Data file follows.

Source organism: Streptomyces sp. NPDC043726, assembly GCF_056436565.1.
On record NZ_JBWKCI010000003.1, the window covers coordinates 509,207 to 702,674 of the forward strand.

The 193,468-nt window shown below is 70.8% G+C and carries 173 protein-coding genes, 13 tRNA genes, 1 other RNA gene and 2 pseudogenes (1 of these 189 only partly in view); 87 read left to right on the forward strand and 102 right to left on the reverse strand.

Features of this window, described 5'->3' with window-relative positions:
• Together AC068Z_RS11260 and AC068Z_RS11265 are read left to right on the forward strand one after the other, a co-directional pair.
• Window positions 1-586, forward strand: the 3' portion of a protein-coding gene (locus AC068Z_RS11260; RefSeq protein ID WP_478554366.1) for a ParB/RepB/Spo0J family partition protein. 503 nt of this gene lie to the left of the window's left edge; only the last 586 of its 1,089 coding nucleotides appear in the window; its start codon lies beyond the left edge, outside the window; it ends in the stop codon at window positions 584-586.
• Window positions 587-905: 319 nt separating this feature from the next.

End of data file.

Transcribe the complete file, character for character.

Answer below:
Source organism: Streptomyces sp. NPDC043726, assembly GCF_056436565.1.
On record NZ_JBWKCI010000003.1, the window covers coordinates 509,207 to 702,674 of the forward strand.

The 193,468-nt window shown below is 70.8% G+C and carries 173 protein-coding genes, 13 tRNA genes, 1 other RNA gene and 2 pseudogenes (1 of these 189 only partly in view); 87 read left to right on the forward strand and 102 right to left on the reverse strand.

Features of this window, described 5'->3' with window-relative positions:
• Together AC068Z_RS11260 and AC068Z_RS11265 are read left to right on the forward strand one after the other, a co-directional pair.
• Window positions 1-586, forward strand: the 3' portion of a protein-coding gene (locus AC068Z_RS11260; RefSeq protein ID WP_478554366.1) for a ParB/RepB/Spo0J family partition protein. 503 nt of this gene lie to the left of the window's left edge; only the last 586 of its 1,089 coding nucleotides appear in the window; its start codon lies beyond the left edge, outside the window; it ends in the stop codon at window positions 584-586.
• Window positions 587-905: 319 nt separating this feature from the next.